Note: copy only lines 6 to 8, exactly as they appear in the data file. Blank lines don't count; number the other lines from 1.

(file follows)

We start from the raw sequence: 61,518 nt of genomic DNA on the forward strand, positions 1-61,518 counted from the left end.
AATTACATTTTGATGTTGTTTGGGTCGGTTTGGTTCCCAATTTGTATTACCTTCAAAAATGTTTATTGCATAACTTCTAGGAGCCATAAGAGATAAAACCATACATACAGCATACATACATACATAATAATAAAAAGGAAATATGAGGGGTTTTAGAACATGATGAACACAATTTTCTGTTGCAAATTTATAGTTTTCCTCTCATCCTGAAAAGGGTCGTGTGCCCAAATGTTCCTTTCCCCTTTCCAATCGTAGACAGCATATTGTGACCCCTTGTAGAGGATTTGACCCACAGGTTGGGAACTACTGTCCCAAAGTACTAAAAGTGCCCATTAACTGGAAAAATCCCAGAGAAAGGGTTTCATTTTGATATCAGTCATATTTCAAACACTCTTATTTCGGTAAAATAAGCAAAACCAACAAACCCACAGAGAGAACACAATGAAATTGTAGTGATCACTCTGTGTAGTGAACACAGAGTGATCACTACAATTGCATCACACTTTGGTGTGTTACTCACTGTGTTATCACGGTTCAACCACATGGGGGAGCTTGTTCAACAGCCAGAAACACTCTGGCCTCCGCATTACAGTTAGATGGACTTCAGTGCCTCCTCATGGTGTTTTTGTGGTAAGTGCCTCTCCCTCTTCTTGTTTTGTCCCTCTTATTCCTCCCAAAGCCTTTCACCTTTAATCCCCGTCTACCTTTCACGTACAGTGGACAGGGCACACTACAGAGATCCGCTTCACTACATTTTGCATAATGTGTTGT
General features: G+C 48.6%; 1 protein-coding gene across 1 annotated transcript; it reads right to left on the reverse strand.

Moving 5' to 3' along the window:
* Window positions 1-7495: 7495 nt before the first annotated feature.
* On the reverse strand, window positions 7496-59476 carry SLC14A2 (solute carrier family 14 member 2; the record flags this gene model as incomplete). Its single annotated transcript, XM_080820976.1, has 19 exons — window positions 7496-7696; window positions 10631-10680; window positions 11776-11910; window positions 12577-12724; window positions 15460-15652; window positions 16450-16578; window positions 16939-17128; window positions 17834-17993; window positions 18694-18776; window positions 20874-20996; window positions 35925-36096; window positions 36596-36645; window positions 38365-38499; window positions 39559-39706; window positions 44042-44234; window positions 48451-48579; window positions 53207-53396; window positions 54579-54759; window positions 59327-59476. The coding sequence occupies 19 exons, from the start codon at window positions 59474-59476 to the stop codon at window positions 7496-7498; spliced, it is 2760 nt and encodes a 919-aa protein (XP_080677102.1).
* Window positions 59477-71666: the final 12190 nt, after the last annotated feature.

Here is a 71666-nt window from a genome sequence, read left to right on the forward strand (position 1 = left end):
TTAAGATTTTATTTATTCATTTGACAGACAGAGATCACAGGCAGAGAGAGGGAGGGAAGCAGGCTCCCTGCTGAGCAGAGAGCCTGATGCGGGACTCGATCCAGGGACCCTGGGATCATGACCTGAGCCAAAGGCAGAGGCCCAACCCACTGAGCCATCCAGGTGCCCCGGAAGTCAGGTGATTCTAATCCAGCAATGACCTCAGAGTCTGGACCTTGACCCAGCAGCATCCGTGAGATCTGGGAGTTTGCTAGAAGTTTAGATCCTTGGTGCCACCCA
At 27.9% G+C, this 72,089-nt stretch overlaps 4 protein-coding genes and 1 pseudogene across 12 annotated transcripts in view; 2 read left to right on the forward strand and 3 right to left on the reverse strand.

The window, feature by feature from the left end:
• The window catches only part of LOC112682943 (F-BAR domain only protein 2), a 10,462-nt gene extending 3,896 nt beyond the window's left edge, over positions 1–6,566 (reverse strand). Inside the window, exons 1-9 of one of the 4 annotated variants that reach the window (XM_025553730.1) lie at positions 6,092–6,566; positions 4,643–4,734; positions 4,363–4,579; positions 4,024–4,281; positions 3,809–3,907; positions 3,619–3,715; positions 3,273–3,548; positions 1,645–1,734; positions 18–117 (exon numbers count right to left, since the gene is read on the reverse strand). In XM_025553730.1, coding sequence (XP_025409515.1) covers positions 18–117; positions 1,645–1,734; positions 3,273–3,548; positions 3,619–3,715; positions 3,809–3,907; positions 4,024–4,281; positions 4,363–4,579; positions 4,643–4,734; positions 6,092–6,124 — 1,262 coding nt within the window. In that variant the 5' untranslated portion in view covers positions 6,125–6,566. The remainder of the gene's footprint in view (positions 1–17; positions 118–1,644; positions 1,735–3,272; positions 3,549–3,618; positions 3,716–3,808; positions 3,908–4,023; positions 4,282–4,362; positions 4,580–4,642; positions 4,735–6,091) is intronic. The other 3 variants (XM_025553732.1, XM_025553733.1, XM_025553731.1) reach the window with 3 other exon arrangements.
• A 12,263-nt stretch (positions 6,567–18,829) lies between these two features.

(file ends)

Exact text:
* On the reverse strand, window positions 7496-59476 carry SLC14A2 (solute carrier family 14 member 2; the record flags this gene model as incomplete). Its single annotated transcript, XM_080820976.1, has 19 exons — window positions 7496-7696; window positions 10631-10680; window positions 11776-11910; window positions 12577-12724; window positions 15460-15652; window positions 16450-16578; window positions 16939-17128; window positions 17834-17993; window positions 18694-18776; window positions 20874-20996; window positions 35925-36096; window positions 36596-36645; window positions 38365-38499; window positions 39559-39706; window positions 44042-44234; window positions 48451-48579; window positions 53207-53396; window positions 54579-54759; window positions 59327-59476. The coding sequence occupies 19 exons, from the start codon at window positions 59474-59476 to the stop codon at window positions 7496-7498; spliced, it is 2760 nt and encodes a 919-aa protein (XP_080677102.1).
* Window positions 59477-71666: the final 12190 nt, after the last annotated feature.

Here is a 71666-nt window from a genome sequence, read left to right on the forward strand (position 1 = left end):